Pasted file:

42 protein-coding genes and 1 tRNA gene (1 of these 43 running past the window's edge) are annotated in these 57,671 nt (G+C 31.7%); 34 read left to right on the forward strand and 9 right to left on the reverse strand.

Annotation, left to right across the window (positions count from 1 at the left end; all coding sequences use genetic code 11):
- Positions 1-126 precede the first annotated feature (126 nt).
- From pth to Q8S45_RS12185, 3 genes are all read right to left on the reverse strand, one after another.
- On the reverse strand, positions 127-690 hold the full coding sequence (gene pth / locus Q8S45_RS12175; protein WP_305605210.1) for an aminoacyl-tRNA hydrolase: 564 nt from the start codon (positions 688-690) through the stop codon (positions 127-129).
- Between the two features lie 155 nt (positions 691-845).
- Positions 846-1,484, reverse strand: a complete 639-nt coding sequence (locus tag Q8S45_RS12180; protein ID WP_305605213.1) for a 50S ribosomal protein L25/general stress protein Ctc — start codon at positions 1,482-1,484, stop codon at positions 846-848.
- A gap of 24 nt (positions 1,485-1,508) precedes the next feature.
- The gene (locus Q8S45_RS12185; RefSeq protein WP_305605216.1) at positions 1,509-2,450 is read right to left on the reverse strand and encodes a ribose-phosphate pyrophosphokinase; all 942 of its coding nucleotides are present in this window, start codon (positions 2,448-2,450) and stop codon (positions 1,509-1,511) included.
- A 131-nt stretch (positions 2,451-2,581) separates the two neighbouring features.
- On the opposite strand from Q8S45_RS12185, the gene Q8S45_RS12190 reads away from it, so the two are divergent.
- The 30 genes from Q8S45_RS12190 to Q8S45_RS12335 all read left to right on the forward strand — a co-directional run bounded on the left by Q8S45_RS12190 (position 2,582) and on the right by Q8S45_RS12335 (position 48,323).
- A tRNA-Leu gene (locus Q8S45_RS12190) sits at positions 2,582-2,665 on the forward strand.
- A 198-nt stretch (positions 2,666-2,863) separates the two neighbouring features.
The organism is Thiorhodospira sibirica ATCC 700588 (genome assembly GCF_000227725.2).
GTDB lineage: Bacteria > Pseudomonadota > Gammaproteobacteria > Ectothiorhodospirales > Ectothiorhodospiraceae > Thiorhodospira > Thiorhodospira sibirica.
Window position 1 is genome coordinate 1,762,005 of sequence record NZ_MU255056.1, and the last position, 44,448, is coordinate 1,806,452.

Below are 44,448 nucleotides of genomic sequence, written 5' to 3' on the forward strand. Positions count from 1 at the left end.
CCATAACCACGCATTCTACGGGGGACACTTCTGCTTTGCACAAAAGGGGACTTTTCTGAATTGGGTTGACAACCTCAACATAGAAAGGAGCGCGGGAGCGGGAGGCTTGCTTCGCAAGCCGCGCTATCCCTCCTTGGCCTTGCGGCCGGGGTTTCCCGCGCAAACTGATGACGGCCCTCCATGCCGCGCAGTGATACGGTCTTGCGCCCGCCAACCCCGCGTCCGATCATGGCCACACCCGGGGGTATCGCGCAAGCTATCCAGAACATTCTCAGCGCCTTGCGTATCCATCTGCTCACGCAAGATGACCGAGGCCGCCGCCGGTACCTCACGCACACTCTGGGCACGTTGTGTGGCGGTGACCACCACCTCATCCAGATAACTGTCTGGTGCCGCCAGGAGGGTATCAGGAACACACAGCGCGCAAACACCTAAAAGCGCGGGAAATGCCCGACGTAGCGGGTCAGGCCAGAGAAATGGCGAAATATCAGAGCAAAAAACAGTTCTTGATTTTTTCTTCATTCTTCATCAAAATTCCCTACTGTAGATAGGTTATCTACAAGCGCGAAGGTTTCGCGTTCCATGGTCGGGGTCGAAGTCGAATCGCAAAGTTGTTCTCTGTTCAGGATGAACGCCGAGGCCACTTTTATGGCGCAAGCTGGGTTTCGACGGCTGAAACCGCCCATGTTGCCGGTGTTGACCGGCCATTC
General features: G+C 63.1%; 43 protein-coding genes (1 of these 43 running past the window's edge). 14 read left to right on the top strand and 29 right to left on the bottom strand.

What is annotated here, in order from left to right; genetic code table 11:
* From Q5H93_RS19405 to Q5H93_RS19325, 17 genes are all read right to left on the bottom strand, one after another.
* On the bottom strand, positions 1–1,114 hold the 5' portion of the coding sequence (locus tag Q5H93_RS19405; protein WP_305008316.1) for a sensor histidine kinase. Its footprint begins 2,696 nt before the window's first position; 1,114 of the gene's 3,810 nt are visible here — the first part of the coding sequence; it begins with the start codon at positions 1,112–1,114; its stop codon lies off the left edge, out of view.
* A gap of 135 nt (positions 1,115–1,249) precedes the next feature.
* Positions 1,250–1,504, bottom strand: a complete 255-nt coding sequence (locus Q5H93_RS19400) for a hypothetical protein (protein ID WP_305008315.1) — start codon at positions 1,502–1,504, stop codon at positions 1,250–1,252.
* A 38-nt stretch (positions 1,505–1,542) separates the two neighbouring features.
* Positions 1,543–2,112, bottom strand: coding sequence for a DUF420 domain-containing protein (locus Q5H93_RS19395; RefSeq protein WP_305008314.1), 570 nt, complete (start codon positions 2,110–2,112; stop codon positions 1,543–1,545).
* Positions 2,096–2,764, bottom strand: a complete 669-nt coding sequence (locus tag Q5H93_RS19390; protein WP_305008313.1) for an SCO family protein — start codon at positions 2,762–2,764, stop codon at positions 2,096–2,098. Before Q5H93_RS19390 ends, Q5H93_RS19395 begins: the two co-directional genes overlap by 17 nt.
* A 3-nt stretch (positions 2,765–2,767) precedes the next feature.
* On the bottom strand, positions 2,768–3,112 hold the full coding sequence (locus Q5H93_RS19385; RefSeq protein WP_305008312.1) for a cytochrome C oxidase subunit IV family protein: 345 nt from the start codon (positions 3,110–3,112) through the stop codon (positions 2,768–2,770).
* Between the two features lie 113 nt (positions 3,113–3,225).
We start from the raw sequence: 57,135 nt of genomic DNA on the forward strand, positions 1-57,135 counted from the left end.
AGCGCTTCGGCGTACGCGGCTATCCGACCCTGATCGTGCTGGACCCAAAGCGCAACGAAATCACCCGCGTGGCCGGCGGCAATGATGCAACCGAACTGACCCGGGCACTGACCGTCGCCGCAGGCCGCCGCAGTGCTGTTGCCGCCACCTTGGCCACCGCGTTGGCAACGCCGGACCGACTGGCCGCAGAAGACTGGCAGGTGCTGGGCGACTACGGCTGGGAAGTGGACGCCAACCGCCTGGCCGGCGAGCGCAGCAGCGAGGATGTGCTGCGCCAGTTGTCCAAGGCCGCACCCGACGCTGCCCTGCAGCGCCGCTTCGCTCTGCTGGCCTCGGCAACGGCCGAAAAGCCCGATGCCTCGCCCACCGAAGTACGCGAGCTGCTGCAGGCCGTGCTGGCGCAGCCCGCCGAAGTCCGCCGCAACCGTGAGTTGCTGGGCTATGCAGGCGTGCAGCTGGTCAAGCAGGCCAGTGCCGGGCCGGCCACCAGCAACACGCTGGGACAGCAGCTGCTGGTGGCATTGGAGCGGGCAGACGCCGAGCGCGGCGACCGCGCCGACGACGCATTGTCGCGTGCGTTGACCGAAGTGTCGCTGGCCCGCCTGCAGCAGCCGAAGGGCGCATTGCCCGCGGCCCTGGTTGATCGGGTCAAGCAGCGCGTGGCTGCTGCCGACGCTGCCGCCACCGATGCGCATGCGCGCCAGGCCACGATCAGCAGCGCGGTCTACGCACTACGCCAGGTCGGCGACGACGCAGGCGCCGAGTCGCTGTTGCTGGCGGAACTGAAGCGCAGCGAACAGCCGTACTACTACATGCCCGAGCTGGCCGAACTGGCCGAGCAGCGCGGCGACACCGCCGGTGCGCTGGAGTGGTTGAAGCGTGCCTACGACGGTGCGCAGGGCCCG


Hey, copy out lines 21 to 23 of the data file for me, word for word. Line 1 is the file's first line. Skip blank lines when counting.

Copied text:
What is annotated here, in order from left to right; genetic code table 11:
* From Q5H93_RS19405 to Q5H93_RS19325, 17 genes are all read right to left on the bottom strand, one after another.
* On the bottom strand, positions 1–1,114 hold the 5' portion of the coding sequence (locus tag Q5H93_RS19405; protein WP_305008316.1) for a sensor histidine kinase. Its footprint begins 2,696 nt before the window's first position; 1,114 of the gene's 3,810 nt are visible here — the first part of the coding sequence; it begins with the start codon at positions 1,112–1,114; its stop codon lies off the left edge, out of view.